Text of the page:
This is where having a doula was simply wonderful, especially someone like Rachel.  As terrifically supportive as my husband is and was, there is just a whole other dimension of support that comes from a doula.  She anticipated needs I didn't know I had.  A pillow here, a touch to my tense forehead to relax my brow, counter pressure to my back, and her empowering encouragement.  In the midst of my mind-blowing pain, she compassionately whispered, "I know."  And she did.  She'd done this three times herself.  I could feel her sharing my pain.  Then she rallied me with her words, "You've got this."

And I did.  Because by some miracle of master design, my body was made to do this.  To conceive, to grow, to birth this child.  Of all this grand earth's mysteries, this, to me is the greatest.  That the Creator invites me and the seed of my soul mate to co-create with Him.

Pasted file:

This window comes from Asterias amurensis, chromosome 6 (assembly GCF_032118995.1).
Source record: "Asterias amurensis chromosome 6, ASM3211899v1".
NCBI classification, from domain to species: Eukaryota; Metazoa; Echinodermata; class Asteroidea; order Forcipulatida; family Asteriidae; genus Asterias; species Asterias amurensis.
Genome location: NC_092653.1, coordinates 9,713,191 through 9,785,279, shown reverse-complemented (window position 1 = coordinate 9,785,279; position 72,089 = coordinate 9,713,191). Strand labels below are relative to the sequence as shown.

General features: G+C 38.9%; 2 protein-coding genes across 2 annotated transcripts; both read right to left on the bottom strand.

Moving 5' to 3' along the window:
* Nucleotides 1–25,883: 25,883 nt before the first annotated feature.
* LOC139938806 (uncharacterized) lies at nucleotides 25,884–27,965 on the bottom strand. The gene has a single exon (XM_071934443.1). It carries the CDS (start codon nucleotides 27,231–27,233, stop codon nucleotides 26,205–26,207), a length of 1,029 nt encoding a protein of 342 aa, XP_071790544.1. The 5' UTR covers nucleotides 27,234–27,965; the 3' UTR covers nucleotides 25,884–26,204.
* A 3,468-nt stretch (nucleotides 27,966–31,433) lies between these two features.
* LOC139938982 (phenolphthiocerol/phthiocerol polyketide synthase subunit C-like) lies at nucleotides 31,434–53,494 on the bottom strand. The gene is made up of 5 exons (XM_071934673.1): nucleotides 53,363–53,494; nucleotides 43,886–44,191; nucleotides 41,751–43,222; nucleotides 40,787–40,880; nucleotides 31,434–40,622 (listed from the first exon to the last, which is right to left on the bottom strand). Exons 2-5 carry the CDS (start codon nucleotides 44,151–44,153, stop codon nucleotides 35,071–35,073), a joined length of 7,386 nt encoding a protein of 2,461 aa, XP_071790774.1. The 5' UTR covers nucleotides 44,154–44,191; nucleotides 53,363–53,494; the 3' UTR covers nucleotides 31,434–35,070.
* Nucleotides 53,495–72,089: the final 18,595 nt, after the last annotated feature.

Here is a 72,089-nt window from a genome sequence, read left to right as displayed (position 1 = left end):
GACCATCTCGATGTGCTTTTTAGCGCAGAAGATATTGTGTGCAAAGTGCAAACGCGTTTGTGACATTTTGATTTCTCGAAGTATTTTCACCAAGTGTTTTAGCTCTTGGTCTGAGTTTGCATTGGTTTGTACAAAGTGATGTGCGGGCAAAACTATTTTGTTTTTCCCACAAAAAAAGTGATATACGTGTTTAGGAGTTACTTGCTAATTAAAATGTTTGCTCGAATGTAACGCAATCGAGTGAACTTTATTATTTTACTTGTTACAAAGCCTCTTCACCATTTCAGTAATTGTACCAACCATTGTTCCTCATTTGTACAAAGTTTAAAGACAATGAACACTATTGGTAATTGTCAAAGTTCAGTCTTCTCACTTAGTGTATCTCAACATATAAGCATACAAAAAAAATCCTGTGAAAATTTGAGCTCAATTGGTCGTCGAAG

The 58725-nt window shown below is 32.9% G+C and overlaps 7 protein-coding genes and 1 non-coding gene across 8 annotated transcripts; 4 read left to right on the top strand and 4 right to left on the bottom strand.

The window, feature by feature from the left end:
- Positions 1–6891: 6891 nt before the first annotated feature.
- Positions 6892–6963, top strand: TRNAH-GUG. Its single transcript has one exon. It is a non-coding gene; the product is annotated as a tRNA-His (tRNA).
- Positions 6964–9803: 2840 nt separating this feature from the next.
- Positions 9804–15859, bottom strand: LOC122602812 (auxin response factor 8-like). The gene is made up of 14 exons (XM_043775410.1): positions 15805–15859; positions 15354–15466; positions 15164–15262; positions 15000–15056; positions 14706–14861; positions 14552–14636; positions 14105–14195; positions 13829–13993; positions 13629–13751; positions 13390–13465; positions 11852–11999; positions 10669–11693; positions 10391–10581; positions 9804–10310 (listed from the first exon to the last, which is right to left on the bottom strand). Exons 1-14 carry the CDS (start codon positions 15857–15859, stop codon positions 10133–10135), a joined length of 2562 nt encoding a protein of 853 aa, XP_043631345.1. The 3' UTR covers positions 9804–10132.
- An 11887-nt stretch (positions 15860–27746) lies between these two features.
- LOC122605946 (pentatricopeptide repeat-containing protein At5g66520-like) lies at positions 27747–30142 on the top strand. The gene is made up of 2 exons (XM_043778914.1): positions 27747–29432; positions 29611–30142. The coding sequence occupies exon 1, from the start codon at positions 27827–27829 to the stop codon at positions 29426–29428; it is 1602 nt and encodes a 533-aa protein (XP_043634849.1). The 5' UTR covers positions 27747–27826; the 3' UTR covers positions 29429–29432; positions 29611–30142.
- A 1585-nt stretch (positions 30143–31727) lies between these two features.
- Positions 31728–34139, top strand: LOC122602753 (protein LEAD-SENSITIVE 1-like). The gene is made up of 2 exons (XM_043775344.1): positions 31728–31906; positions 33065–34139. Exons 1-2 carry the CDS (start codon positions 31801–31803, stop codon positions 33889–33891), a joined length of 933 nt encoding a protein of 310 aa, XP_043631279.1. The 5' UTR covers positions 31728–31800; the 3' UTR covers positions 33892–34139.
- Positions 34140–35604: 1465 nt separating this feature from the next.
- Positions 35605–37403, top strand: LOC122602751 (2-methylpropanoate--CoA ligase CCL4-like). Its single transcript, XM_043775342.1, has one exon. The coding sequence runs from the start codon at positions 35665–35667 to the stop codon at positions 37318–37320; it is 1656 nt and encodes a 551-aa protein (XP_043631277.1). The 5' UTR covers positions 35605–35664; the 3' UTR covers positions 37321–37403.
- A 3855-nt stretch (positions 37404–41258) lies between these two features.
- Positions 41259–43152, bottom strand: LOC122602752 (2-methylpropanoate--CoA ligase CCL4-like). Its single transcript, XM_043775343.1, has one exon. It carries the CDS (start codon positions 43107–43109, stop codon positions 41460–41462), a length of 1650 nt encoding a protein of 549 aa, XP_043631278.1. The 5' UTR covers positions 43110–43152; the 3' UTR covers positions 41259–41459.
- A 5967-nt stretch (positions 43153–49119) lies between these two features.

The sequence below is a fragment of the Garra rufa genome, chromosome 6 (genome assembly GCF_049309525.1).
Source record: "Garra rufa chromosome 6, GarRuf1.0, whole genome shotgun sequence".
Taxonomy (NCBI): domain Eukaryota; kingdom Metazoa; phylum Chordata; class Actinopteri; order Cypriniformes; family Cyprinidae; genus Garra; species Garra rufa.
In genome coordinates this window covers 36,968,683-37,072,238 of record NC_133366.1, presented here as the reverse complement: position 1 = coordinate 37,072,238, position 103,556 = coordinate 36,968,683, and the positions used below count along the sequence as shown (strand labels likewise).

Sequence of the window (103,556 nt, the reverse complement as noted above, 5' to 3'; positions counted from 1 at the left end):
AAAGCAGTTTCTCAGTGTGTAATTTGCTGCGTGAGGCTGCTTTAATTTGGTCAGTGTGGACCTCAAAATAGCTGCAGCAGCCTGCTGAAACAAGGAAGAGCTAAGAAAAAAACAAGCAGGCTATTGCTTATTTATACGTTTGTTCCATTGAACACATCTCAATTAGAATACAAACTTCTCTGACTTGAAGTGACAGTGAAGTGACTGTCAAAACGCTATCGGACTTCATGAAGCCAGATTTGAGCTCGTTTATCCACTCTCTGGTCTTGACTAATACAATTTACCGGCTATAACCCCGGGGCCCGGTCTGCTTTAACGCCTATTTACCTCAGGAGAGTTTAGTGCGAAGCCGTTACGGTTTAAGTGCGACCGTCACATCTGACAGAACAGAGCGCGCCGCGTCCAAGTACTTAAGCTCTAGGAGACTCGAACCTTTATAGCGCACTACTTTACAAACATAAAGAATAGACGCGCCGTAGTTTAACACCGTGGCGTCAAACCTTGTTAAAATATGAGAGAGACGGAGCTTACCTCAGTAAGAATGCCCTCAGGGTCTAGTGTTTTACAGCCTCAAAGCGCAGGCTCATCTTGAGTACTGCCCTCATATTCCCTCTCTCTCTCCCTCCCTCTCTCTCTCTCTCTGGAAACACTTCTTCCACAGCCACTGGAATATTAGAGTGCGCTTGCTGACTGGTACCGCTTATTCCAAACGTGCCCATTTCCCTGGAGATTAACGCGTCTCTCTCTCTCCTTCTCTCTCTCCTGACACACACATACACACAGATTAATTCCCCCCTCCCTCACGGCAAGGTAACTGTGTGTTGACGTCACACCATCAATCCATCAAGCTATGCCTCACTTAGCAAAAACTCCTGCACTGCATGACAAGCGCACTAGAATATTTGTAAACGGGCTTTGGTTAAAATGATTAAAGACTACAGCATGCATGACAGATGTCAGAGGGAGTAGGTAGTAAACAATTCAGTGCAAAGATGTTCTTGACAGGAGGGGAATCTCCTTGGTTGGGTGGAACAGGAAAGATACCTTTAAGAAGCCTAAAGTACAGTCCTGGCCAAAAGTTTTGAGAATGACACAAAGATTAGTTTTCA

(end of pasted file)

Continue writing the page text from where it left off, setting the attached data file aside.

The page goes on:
A human soul emerging from my body.  A completely other person whose life will touch and change this world in innumerable ways large and small, makes its entry through the passages of my body.  Though there's a familiarity to the process this time, the magnitude of it all only grows.

The pain reaches unspeakable peaks.  I want nothing less and nothing more than to squeeze this person out of me.  With the first push, my water explodes across the room.  (Oh, the mysterious marriage of water and new life.)  Two more pushes that feel like death and pure joy, and Titus Daniel enters the world.

A magical Saturday morning in December, the touch of the Maker's kiss, thirty-nine weeks of sheltering this soul, and now he is here.

"It's a boy!" Aaron breathes in wonder as the ruddy red 9lb. 3oz. body is placed on my chest. 

"Ellie got her wish for another brother," we chuckle in amazement.

His cries quiver him, and I murmer into his thin thatch of dark hair, "Mama's here." 

As he calms to the beat of my heart, the tones of J.J. Heller float through the air.

"How does someone so small
Hold my heart so tightly
I don't even know you
I love you completely

I get to be the one to hold your hand
I get to be the one
Through birthdays and broken bones
I'll be there to watch you grow
I get to be the one"

And I am undone.  

Titus Daniel born August 16, 2012 at 2:19pm in Fullerton, California. 
9lbs 3oz
21.5 in